The Office of the Historian recently launched an Oral History Program that will document the history of U.S. foreign relations and bring a historical perspective to current policy making. The goal of the program is to tape a series of interviews with U.S. diplomats and State Department officials to capture firsthand accounts of U.S. diplomacy in action. These recordings will provide a unique complement to textual records that document the history of the State Department and U.S. foreign relations. In the above video, Ambassador Edward Brynn speaks about the Foreign Relations of the United States (FRUS) series -- the official documentary historical record of major U.S. foreign policy decisions. The series began in 1861 and now comprises more than 400 individual volumes.
Similar to FRUS, the Oral History Program represents an effort to inform the public about governmental decision-making. The Oral History Program includes a project on the Special Envoys and Representatives at the Department of State. The United States has used Special Envoys to negotiate bilateral agreements, mediate international disputes, demonstrate U.S. commitment to specific issues, and pursue public diplomacy goals. Presidents and Secretaries of State have valued Special Envoys for their flexibility, ability to overcome bureaucratic impediments, and for the unique talents and perspectives they can bring to foreign policy challenges. These interviews encourage the Special Envoys to talk about how their personal background prepared them for their public service. It will also provide the interviewees a forum in which to share valuable experience gained, explore lessons learned, and evaluate the successes and challenges they have faced.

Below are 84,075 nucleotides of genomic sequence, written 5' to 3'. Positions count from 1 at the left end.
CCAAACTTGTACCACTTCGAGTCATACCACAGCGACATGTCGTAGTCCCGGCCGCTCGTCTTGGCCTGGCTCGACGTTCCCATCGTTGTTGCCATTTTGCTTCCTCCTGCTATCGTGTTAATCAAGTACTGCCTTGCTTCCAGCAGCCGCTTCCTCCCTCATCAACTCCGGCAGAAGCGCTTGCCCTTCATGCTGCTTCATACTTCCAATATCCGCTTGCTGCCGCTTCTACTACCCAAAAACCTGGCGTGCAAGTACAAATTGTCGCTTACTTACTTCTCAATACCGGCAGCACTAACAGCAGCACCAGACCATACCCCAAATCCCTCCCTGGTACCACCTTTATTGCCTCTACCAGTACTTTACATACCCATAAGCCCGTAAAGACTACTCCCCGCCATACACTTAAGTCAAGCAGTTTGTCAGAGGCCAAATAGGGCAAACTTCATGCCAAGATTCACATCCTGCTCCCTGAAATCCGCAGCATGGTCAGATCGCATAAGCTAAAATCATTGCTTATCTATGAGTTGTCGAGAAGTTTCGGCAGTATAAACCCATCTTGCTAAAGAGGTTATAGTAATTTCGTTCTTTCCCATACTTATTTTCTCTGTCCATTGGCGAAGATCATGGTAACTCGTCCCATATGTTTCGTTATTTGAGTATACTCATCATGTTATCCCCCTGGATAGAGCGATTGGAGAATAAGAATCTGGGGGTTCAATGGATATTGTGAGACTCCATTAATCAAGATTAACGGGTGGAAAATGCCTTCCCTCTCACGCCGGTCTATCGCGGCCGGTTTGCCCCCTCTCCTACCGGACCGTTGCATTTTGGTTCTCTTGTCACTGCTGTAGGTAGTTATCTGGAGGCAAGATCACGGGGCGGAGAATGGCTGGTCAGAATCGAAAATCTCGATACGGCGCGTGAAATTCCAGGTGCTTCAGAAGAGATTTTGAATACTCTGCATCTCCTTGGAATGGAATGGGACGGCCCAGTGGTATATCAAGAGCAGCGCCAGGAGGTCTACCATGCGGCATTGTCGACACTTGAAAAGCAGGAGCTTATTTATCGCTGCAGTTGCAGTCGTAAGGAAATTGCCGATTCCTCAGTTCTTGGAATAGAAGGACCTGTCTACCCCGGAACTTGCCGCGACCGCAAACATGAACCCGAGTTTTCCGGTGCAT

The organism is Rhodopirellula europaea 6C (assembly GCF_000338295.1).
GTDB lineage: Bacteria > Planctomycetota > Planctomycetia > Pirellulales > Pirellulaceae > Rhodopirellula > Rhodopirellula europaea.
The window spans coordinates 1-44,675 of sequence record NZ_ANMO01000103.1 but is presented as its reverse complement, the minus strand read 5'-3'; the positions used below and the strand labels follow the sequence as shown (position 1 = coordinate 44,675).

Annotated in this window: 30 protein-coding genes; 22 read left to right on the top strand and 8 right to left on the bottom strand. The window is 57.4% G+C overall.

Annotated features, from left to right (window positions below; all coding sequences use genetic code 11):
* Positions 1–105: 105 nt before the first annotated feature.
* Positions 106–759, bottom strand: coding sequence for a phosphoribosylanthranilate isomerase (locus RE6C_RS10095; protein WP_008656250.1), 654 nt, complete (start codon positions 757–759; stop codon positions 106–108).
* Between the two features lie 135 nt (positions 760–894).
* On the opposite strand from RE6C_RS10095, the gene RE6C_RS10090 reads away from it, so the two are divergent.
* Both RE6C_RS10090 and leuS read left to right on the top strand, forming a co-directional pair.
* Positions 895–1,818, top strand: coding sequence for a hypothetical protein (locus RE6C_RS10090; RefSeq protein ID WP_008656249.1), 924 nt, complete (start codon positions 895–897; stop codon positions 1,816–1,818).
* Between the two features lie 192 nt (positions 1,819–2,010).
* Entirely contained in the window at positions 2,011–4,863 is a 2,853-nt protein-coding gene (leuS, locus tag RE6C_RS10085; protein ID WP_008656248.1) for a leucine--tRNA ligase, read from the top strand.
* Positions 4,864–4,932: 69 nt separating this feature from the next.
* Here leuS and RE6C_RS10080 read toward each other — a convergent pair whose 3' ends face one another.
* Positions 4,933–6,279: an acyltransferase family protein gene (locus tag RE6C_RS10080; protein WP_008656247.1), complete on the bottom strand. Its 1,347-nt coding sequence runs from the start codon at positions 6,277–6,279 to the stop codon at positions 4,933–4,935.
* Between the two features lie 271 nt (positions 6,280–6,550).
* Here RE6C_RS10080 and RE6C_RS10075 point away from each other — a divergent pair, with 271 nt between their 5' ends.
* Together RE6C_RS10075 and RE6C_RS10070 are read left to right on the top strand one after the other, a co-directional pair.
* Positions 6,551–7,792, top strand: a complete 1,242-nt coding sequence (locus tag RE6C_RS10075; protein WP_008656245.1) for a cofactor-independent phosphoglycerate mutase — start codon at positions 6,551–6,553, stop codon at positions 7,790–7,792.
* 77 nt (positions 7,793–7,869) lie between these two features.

The Office of the Historian is also planning to invite Chiefs of Mission who served in Bureau of Near Eastern Affairs (NEA) posts during the "Arab Awakening" to participate in oral history interviews. These interviews will provide unparalleled insights into events as they occurred on the ground, from the vantage point of the senior U.S. officials tasked with shaping U.S. policy in the Middle East. The oral histories collected in this project will constitute a rich and valuable source of first-hand reporting on the "Arab Awakening" for future incoming NEA ambassadors and other senior officials. They will also enable future historians to compare U.S. policies across countries in the region.
Finally, the Office of the Historian has also collaborated with the Center for Army Lessons Learned and the Office of Provincial Affairs of Embassy Baghdad to capture the experiences of State Department officers working on the frontlines of expeditionary diplomacy at Provincial Reconstruction Teams (PRTs) in Iraq.
The interviews and transcripts from each of these projects will become permanent records of the Department and will be retired at the National Archives and Records Administration (NARA). In accordance with NARA's record retirement schedule, the digital recordings and transcripts will be made accessible to future researchers and the public.